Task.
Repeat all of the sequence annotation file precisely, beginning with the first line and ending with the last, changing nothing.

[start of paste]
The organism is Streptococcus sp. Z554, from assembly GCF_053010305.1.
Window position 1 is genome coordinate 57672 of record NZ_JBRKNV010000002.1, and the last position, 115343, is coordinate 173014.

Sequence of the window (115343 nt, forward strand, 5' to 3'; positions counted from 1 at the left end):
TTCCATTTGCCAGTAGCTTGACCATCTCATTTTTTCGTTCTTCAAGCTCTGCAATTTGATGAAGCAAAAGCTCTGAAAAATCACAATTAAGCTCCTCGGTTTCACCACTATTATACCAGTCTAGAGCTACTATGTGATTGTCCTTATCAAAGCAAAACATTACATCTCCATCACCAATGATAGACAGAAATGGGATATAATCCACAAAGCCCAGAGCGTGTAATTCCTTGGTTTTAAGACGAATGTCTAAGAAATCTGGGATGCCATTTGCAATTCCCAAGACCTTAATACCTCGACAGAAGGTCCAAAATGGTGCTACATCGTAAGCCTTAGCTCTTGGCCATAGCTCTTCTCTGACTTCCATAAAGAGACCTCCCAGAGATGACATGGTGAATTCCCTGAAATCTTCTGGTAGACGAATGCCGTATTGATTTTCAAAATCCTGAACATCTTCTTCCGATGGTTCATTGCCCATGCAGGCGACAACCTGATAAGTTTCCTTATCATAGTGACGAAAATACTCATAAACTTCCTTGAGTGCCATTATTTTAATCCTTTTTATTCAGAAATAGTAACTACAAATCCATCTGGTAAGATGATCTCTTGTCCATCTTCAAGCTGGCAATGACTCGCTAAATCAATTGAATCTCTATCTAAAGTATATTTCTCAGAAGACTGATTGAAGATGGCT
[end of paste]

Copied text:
The organism is Streptococcus sp. Z554, from assembly GCF_053010305.1.
Window position 1 is genome coordinate 57672 of record NZ_JBRKNV010000002.1, and the last position, 115343, is coordinate 173014.

Sequence of the window (115343 nt, forward strand, 5' to 3'; positions counted from 1 at the left end):
TTCCATTTGCCAGTAGCTTGACCATCTCATTTTTTCGTTCTTCAAGCTCTGCAATTTGATGAAGCAAAAGCTCTGAAAAATCACAATTAAGCTCCTCGGTTTCACCACTATTATACCAGTCTAGAGCTACTATGTGATTGTCCTTATCAAAGCAAAACATTACATCTCCATCACCAATGATAGACAGAAATGGGATATAATCCACAAAGCCCAGAGCGTGTAATTCCTTGGTTTTAAGACGAATGTCTAAGAAATCTGGGATGCCATTTGCAATTCCCAAGACCTTAATACCTCGACAGAAGGTCCAAAATGGTGCTACATCGTAAGCCTTAGCTCTTGGCCATAGCTCTTCTCTGACTTCCATAAAGAGACCTCCCAGAGATGACATGGTGAATTCCCTGAAATCTTCTGGTAGACGAATGCCGTATTGATTTTCAAAATCCTGAACATCTTCTTCCGATGGTTCATTGCCCATGCAGGCGACAACCTGATAAGTTTCCTTATCATAGTGACGAAAATACTCATAAACTTCCTTGAGTGCCATTATTTTAATCCTTTTTATTCAGAAATAGTAACTACAAATCCATCTGGTAAGATGATCTCTTGTCCATCTTCAAGCTGGCAATGACTCGCTAAATCAATTGAATCTCTATCTAAAGTATATTTCTCAGAAGACTGATTGAAGATGGCT